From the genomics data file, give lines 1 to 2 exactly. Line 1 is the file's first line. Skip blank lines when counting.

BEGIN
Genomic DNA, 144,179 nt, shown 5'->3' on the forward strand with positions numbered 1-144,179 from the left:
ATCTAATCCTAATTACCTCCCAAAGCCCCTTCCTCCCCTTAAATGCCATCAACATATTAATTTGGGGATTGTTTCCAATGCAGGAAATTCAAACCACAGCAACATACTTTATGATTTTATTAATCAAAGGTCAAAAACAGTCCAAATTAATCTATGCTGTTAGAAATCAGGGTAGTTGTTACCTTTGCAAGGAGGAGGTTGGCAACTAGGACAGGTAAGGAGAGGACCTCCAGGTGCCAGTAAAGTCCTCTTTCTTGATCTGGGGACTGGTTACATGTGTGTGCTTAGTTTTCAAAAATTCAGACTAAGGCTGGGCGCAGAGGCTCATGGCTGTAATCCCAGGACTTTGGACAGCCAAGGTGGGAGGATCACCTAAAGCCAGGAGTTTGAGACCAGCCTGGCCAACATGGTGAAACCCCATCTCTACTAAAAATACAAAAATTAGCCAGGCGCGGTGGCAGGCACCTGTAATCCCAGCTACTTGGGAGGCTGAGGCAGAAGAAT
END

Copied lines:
Genomic DNA, 144,179 nt, shown 5'->3' on the forward strand with positions numbered 1-144,179 from the left:
ATCTAATCCTAATTACCTCCCAAAGCCCCTTCCTCCCCTTAAATGCCATCAACATATTAATTTGGGGATTGTTTCCAATGCAGGAAATTCAAACCACAGCAACATACTTTATGATTTTATTAATCAAAGGTCAAAAACAGTCCAAATTAATCTATGCTGTTAGAAATCAGGGTAGTTGTTACCTTTGCAAGGAGGAGGTTGGCAACTAGGACAGGTAAGGAGAGGACCTCCAGGTGCCAGTAAAGTCCTCTTTCTTGATCTGGGGACTGGTTACATGTGTGTGCTTAGTTTTCAAAAATTCAGACTAAGGCTGGGCGCAGAGGCTCATGGCTGTAATCCCAGGACTTTGGACAGCCAAGGTGGGAGGATCACCTAAAGCCAGGAGTTTGAGACCAGCCTGGCCAACATGGTGAAACCCCATCTCTACTAAAAATACAAAAATTAGCCAGGCGCGGTGGCAGGCACCTGTAATCCCAGCTACTTGGGAGGCTGAGGCAGAAGAAT